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Encouraging your child to read at home

shutterstock_221592391Setting up a reading corner

Sitting at a desk or table to read can sometimes make it feel like a chore.  To make it more of a relaxed activity which your child is more likely to enjoy, you could try setting up a reading corner or den in your child’s bedroom or the living room.  Make sure there is plenty of natural light, or buy a reading lamp to avoid them straining their eyes.  Comfy cushions or beanbags will make it more fun and inviting and place books within reach, rather than high up on a shelf, to encourage your child to help themselves to a book of their choice whenever they feel like reading.  Encyclopaedias, recipe books, joke books, magazines and comics can be placed on the bookcase too, to offer some variety.

Reading is an ideal activity to calm your child down just before bedtime and 10-20 minutes in their reading area, either alone or reading together, can really improve their skills.  However, be careful not to use the reading corner as a ‘time out’ area when they’ve been naughty, or they might start to associate reading with punishment and their enjoyment of it could be affected.

How you can encourage young children to read

Try to make reading as fun as possible for young children.  Share picture books together and see if they can describe what is happening in the pictures and what they think might happen next.  Encourage them to fill in the blanks while you read aloud to them, for example, “Jack and Jill went up the…”, then point to the word “hill”.  Also point to simple, high frequency words, such as “and” to see if they can recognise or sound out the word.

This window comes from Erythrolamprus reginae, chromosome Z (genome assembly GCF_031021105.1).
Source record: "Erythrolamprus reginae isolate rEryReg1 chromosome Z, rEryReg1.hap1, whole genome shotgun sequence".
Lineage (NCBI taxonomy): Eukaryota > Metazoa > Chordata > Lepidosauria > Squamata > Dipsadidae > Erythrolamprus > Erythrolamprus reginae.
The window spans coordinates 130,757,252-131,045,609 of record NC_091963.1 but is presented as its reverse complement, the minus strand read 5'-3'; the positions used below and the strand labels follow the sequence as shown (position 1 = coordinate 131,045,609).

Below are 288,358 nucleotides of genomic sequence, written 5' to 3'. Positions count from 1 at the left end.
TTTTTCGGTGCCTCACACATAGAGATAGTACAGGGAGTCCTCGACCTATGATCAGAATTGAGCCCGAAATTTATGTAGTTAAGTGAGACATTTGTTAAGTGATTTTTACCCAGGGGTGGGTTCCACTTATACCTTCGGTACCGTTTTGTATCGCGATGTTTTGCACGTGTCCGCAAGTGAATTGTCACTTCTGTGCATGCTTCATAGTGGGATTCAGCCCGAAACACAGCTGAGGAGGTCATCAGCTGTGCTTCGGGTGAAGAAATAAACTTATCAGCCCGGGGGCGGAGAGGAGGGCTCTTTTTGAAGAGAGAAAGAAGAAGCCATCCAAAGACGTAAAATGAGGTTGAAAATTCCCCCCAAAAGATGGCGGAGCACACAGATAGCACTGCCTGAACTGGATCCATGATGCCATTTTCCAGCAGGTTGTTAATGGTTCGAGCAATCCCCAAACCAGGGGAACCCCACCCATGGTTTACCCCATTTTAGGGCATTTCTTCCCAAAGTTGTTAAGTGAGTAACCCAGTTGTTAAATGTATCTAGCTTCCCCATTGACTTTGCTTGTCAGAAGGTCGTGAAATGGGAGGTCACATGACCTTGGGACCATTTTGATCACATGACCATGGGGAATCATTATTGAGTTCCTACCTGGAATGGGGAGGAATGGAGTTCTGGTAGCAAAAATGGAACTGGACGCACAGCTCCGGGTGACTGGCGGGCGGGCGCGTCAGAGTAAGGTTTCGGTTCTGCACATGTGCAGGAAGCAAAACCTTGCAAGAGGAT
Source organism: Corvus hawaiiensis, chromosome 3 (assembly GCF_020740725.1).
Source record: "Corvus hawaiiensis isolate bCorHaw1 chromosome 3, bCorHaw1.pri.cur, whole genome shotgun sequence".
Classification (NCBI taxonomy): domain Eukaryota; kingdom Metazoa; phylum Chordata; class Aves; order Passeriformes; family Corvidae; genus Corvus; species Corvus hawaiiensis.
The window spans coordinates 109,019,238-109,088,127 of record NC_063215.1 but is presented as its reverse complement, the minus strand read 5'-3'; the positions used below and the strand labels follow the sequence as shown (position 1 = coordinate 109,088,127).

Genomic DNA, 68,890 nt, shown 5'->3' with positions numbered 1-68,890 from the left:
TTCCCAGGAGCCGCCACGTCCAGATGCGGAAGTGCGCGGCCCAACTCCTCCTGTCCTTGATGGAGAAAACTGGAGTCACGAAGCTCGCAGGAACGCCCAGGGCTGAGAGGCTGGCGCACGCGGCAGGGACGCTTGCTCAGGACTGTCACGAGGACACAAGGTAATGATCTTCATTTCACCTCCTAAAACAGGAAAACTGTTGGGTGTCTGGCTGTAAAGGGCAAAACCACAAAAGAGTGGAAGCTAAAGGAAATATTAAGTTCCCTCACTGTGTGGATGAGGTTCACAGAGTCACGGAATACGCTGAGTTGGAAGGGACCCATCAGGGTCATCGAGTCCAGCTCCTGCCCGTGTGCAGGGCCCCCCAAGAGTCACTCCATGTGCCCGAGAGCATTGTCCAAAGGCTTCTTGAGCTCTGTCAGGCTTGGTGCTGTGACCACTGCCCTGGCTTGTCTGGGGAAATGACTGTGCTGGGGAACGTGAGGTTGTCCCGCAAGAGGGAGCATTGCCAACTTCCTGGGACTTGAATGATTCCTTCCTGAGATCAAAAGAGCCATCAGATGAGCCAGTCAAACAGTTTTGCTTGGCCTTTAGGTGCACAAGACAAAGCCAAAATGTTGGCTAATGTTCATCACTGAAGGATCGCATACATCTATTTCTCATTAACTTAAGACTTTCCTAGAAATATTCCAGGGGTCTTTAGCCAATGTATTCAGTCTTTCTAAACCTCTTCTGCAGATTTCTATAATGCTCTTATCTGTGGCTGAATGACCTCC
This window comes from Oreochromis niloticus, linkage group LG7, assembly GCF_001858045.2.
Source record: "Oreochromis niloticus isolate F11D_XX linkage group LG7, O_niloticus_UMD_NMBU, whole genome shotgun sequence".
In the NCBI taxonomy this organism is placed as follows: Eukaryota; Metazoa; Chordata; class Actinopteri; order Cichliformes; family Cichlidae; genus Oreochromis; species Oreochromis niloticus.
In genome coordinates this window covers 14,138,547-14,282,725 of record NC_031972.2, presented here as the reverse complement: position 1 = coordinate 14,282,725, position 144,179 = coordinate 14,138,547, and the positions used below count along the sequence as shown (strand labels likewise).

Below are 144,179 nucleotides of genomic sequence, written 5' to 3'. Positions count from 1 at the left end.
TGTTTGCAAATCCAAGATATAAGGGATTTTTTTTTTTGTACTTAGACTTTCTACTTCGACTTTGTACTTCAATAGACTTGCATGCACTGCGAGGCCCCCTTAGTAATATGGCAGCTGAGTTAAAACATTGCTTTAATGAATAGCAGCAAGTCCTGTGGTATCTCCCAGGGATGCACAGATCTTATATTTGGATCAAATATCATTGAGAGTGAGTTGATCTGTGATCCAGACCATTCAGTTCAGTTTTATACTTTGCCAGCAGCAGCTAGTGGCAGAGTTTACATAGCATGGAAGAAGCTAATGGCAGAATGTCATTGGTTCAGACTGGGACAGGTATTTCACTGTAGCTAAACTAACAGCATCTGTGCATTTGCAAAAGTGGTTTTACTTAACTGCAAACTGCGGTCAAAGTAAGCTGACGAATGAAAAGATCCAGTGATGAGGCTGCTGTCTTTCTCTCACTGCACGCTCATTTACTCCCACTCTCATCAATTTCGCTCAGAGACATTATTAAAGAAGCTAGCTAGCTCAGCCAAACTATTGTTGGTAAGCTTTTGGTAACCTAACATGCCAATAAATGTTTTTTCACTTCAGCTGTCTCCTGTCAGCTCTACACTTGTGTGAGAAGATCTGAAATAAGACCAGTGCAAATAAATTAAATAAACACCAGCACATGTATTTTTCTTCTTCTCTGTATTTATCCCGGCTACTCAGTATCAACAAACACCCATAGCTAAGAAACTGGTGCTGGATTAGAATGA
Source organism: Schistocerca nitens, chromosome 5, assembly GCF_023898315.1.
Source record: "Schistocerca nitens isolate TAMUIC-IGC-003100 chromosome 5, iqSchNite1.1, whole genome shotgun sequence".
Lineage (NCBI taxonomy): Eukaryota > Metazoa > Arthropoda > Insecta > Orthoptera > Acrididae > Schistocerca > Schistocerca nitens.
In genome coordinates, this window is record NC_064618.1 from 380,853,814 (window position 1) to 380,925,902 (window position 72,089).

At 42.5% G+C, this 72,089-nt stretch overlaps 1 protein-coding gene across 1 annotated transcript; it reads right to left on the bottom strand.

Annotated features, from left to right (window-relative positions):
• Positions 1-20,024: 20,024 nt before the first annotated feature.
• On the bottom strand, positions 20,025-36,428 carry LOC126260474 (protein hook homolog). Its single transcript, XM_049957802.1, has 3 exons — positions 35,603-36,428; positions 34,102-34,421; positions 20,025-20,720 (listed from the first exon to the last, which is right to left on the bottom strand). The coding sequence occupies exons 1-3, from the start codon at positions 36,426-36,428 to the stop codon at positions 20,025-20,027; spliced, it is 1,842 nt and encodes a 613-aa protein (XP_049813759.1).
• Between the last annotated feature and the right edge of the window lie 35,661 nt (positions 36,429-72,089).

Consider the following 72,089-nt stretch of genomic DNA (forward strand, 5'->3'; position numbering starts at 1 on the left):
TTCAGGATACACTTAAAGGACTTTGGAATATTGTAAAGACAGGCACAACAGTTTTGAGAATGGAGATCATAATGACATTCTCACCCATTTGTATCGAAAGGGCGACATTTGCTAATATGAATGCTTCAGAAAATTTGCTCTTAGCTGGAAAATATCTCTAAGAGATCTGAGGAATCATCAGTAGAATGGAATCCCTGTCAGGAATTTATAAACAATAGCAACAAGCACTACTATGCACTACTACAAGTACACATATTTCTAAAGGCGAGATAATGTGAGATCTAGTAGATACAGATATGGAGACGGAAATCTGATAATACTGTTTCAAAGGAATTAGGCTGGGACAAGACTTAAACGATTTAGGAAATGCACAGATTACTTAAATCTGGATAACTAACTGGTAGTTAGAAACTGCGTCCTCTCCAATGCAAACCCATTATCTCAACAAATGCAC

If you are struggling to get your child to read, try to find books with subjects they are interested in, such as superheroes or dinosaurs.  While it’s good to read a variety of books, don’t worry too much if your child wants to read the same book over and over again – it shows they have enjoyed it and children learn from repetition.

When reading out loud to your child, use different tones to bring the characters to life.  You could also take your little ones to interactive story telling events at local libraries or theatres to watch how they bring the stories to life.

How you can encourage older children to read

Older children may already enjoy reading and be happy to choose their own books and read independently.  Others might need some encouragement and may still prefer to share a story with you rather than read alone.  Let them tell you what is happening in the story so you know they understand it.  This also shows that they’ve actually taken in what they’ve read and not just skimmed through the pages.  Make sure they ask about any words they are not sure of, as they are less likely to enjoy a book if they don’t get it.

If your child has younger siblings, they might enjoy reading out loud to them – it’s great practice and you’ll be able to check up on their reading skills without it feeling like a test.  They are also more likely to experiment with different tones and voices when reading to a younger child than when reading to a parent or teacher, as they will feel less self-conscious.

If you find it difficult to get them reading a story book, try a recipe or craft book and let them choose something different each week to make by themselves through reading and following the instructions.

Remember, the more your child reads, whether it’s fiction or not, the quicker they will improve and the more they will understand and enjoy reading.

Written by Helen Clarke, blogger and Mum to ‘The Princess and The Pickle

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